I walked my Cannondale cyclocross bicycle across the bridge over the Hudson River into downtown Albany, the capital of New York. It was the morning of my third day out on my transcontinental trip, May 17th, 2020. For all intents and purposes, the world was on lockdown, because of the pandemic, COVID-19, and downtown Albany was a deserted theme park-like world of amazing architecture. It felt apocalyptic, the city was empty of people. Downtown Westport, empty, was one thing but this was something else. The city center was beautiful without people, however.
I peddled my way down Broadway Avenue over to the main road, and then left up the hill towards Central Ave, that hopefully would take me out of the city, 20 miles to Schenectady. I was hoping to meet up with a special bike or canal path. I wasn’t sure what to expect. Very quickly I had passed from the Disneyland-like downtown into areas with dilapidated and gutted buildings. I was surprised that areas of the state capital, so close to the center, could be in such disrepair. I wondered that Cuomo hadn’t tried to rebuild the once beautiful homes along the main thoroughfare. Not knowing the neighborhood, I felt in a vulnerable position; had someone wanted to, one could have quite easily knocked me off my bike and ride away with my stuff. I have never had an experience like that but I have read a lot about that kind of thing happening to bicyclists in urban zones. One lesson I learned while traveling in Europe is to always look like you know where you are going. I scrolled my finger across my 800 dollar smartphone, spying directions, while rolling through the different neighborhoods. I remember thinking that Cuomo should revamp the parts of the city that don’t look as created by Walt Disney. I had just spent two months watching his daily briefings on TV. His voice was clear in my mind during the beginning days of my journey.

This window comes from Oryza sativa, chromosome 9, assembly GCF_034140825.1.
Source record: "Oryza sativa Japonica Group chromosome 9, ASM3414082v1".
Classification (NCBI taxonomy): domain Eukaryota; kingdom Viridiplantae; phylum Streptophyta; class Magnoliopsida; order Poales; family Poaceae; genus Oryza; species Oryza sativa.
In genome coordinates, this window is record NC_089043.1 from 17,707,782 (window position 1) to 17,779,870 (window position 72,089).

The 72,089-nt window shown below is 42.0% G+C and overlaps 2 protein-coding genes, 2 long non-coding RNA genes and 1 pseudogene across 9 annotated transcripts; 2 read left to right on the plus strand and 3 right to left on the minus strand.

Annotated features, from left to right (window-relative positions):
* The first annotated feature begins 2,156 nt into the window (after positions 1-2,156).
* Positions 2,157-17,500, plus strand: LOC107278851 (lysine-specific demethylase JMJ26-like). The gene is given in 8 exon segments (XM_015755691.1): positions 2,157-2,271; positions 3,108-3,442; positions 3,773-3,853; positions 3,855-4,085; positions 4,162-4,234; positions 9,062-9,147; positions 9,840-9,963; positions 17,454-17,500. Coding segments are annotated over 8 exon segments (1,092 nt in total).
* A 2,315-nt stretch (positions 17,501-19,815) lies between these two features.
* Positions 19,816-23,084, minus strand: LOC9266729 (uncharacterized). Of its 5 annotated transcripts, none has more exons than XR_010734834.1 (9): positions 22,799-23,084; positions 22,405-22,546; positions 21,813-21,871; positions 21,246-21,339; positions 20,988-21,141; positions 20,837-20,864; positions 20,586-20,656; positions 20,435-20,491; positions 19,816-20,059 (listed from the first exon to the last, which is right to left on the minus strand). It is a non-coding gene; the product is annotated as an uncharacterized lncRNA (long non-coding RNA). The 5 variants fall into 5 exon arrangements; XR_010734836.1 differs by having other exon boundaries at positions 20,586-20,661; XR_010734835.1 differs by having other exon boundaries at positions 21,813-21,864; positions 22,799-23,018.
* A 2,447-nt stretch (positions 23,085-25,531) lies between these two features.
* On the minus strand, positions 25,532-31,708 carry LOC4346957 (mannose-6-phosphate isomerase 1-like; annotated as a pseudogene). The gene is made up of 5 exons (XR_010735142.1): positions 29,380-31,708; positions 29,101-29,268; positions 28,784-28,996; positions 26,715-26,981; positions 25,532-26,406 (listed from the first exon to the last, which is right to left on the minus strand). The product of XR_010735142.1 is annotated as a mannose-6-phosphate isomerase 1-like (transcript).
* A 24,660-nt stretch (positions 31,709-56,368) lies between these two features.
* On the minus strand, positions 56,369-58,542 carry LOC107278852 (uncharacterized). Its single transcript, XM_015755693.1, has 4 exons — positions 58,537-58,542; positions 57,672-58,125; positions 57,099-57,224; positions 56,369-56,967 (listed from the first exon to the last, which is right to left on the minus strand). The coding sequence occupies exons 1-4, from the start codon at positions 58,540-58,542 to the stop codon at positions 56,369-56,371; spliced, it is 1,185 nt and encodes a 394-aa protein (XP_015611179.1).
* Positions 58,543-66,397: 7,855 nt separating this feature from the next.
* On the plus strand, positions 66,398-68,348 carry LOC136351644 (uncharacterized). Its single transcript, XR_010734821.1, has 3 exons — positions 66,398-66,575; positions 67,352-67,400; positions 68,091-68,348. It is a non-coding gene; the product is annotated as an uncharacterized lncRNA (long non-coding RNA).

Google was pointing-out that the road was very straight. I found myself in unbearable heat and sunlight with no relief in sight. I thought to myself that it might not be possible to proceed if this were to continue. I found a tree on the very busy road and hopped-off to lay in the shade. I called my girlfriend. This was the only shady spot. I had made it out of Albany and was in the town of Colonie, self-proclaimed the safest town in New York, I wasn’t so sure. I guess I felt safe enough to rest on the side of the busy road. It wasn’t the rest that I needed but the shade.
After 20 very slow miles, I made it through the busy city life of Central Avenue to Schenectady, not unlike the Post Road in Connecticut(Milford route 1). Then I made it past a park area and then out to the country, what a relief it was to be out of the city zones. I made it to the Canal. This was a pick me up, though I had developed very painful rashes near my seat area. I had not been wearing bike-shorts. I was wearing my weird sporty stretch pants. The pain was insane. I wasn’t sure how to address the rash situation.
I got to Lock Area 9 of the Erie Canal. I felt like I was way behind schedule, however, looking back it was only my 3rd day out. At the time I was desperate to put miles behind me.
Apparently, there were a couple of different ways I could go. The main road west is called bicycle route 5 but I was looking for the towpath. First I needed to inspect this Canal Lock 9 because my imagination was trying to picture how it might work, the scale, dimensions, and the water displacement.
It was an interesting destination, no doubt.
And, luckily, there was the slightest bit of cloud cover. The Lock was impressive. I filmed a quick video so my Facebook friends could participate in my progress and then I moved on. I found the towpath. It was glorious, flat, and straight.
Again, my mood was a reflection of the road conditions, and they were becoming spectacular.
There was a town called Rotterdam and then a town called Amsterdam.
Arriving Amsterdam, it was getting late in the day and I was trying to decide if I should continue or not.